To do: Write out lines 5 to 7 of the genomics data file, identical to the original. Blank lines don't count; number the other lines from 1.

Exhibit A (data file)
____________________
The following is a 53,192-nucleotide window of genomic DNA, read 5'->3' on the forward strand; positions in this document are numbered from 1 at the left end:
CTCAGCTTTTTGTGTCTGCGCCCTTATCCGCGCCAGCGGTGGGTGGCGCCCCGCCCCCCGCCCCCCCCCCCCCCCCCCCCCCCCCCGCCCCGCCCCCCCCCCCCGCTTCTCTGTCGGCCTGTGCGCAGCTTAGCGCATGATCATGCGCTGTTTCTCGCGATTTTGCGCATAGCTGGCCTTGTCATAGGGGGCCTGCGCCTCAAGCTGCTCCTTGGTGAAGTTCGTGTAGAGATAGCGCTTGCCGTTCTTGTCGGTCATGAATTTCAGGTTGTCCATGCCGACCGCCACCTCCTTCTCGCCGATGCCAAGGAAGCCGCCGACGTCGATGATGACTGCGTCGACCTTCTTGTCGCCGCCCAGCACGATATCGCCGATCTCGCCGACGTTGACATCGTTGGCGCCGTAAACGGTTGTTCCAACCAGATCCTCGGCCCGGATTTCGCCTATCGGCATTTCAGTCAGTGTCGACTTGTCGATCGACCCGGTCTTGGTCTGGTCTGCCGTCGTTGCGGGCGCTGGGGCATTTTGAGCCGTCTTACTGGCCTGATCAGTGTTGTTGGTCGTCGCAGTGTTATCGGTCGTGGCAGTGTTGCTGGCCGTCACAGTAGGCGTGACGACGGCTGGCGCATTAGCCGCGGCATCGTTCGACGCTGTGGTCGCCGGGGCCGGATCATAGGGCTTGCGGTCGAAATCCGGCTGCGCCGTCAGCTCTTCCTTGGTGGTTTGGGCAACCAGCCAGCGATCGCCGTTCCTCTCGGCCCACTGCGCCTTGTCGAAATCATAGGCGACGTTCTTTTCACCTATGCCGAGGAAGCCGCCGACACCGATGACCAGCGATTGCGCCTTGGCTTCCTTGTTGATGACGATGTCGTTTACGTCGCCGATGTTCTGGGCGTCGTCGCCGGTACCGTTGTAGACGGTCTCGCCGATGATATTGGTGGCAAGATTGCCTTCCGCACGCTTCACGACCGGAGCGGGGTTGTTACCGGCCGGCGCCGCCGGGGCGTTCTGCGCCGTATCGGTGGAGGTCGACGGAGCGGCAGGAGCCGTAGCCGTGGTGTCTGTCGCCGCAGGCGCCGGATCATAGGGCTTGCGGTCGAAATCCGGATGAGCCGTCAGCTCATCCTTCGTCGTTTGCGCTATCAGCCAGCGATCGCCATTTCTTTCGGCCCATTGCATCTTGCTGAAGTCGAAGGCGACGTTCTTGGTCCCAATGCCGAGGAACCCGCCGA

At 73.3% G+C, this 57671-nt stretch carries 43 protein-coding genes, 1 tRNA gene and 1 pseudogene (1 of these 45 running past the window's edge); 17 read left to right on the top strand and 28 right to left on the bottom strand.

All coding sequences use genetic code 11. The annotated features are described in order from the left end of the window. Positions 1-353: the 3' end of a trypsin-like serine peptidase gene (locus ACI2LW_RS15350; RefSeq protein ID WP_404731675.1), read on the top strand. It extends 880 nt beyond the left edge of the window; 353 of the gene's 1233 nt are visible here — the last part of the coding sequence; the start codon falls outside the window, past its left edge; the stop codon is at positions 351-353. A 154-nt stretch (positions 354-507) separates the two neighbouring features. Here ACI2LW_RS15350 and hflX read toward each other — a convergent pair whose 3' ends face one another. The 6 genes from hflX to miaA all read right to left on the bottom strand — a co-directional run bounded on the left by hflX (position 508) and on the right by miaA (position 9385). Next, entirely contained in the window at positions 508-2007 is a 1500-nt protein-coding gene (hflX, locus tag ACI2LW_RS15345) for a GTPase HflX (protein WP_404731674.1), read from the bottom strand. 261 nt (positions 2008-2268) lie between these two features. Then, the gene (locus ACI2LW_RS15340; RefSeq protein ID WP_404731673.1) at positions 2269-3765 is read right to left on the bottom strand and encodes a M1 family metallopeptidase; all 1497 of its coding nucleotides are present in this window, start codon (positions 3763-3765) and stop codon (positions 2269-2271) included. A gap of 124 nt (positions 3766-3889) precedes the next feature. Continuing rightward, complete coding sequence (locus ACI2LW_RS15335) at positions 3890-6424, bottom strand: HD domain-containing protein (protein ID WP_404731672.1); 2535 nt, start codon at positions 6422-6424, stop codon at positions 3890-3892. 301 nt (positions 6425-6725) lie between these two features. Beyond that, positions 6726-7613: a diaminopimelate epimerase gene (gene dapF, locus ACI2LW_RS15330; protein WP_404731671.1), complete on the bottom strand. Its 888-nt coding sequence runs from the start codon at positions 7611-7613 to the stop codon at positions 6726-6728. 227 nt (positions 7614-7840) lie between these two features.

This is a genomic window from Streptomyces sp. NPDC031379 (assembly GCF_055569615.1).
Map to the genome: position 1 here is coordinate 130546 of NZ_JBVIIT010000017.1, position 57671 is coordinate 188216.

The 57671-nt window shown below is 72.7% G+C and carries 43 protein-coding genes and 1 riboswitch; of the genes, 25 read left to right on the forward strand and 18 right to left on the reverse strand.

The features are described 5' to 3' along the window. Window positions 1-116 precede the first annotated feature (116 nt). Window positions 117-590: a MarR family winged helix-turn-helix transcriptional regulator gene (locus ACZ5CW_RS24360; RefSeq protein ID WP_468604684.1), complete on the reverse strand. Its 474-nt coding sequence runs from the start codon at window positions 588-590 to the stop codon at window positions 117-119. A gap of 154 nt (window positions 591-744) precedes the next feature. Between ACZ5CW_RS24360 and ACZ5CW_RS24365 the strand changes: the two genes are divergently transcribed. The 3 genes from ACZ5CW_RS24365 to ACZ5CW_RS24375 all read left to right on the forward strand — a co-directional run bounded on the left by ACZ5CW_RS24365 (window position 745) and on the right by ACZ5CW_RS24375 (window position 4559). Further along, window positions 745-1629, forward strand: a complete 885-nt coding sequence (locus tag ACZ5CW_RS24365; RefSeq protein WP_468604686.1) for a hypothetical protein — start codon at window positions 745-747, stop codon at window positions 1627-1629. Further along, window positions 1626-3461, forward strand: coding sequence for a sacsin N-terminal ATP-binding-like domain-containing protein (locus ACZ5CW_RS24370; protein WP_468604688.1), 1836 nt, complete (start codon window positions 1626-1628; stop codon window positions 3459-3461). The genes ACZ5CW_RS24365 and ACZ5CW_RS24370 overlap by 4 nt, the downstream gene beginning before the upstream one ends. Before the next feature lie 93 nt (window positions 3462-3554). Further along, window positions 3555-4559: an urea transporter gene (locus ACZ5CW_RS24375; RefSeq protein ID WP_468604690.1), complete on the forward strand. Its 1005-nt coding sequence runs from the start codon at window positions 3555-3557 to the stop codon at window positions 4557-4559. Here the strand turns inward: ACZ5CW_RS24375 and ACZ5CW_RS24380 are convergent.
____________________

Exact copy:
This is a genomic window from Streptomyces sp. NPDC031379 (assembly GCF_055569615.1).
Map to the genome: position 1 here is coordinate 130546 of NZ_JBVIIT010000017.1, position 57671 is coordinate 188216.

The 57671-nt window shown below is 72.7% G+C and carries 43 protein-coding genes and 1 riboswitch; of the genes, 25 read left to right on the forward strand and 18 right to left on the reverse strand.